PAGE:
The research context should be carefully considered in qualitative, quantitative, and mixed methods research as it influences the efficacy of the processes and outcomes. This paper describes how contextual factors in the teaching of English in Jamaican secondary schools led to changes in the Wiliam and Thompson (2007) formative assessment framework. Data collected through interviews and observations of 32 teachers of English in the qualitative phase of a mixed-methods study reinforced the conceptualization of formative assessment as a unified framework. However, they elucidated the manifestations of Jamaica’s colonial past and the language context in Jamaican classrooms that necessitated changes to a widely accepted framework. Changes were made to the sequencing of the five aspects to ensure a more effective implementation of the framework in the Jamaican context.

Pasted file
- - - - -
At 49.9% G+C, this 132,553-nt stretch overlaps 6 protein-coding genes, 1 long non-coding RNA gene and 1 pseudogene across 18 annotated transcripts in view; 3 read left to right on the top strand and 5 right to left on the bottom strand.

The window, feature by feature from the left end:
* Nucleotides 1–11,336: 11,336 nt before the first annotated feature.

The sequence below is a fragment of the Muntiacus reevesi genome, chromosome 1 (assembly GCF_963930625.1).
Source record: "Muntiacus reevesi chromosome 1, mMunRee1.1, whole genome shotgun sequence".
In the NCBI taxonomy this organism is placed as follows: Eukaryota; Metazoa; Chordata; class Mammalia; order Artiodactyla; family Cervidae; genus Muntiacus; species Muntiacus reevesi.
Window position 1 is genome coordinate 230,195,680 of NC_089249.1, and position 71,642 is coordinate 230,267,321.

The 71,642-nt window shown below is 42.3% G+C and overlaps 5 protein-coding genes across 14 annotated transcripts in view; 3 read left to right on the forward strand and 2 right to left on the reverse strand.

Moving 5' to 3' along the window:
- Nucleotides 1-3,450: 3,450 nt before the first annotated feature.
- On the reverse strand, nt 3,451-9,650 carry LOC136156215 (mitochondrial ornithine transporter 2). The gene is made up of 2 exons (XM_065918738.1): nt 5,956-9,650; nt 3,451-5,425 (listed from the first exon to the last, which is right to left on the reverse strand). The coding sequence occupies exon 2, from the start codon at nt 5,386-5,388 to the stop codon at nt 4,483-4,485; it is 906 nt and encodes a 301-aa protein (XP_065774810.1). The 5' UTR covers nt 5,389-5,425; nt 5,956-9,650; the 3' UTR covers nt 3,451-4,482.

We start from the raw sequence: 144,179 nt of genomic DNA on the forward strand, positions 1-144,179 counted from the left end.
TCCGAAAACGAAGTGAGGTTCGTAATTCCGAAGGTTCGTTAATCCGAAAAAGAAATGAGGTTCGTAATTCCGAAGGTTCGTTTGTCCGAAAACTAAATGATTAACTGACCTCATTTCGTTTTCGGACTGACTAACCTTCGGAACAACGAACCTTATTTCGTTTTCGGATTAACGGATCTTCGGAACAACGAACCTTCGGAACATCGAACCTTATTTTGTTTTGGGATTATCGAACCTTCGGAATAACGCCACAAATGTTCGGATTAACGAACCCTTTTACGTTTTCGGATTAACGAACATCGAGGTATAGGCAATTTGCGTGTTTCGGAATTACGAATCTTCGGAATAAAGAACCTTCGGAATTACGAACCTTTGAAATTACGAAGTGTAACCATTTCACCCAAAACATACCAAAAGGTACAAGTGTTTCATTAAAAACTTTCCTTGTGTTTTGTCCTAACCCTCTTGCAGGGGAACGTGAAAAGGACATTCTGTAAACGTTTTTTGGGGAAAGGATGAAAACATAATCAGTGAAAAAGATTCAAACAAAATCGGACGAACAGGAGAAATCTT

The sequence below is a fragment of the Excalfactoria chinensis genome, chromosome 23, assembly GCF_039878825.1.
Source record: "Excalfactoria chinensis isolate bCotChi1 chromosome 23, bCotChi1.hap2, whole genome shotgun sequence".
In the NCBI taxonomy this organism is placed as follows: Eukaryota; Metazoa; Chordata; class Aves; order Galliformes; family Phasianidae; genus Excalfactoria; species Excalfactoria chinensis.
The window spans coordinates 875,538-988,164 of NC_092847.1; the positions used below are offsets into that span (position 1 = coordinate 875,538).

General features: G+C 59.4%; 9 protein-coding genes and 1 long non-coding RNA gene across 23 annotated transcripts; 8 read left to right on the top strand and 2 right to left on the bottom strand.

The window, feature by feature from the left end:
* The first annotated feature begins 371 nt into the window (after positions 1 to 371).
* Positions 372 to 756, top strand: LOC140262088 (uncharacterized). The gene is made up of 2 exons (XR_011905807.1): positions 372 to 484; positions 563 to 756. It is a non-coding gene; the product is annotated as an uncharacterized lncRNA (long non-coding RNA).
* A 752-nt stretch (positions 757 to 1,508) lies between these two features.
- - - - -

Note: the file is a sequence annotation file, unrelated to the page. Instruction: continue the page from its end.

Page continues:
formative assessment; research context, English Language, mixed-methods, trustworthiness, self-assessment, peer-assessment

Author Bio(s)

Dr. Clavia Williams-McBean is a lecturer of Education Measurement and Research in the School of Education, UWI, Mona with 15 years of teaching experience at the secondary and tertiary levels. Her research interests include formative assessment, school-based assessment, educational measurement, teacher professional development, English Language learning, gender, and performance in English Literature. Please direct correspondence to claviawilliams@yahoo.com.

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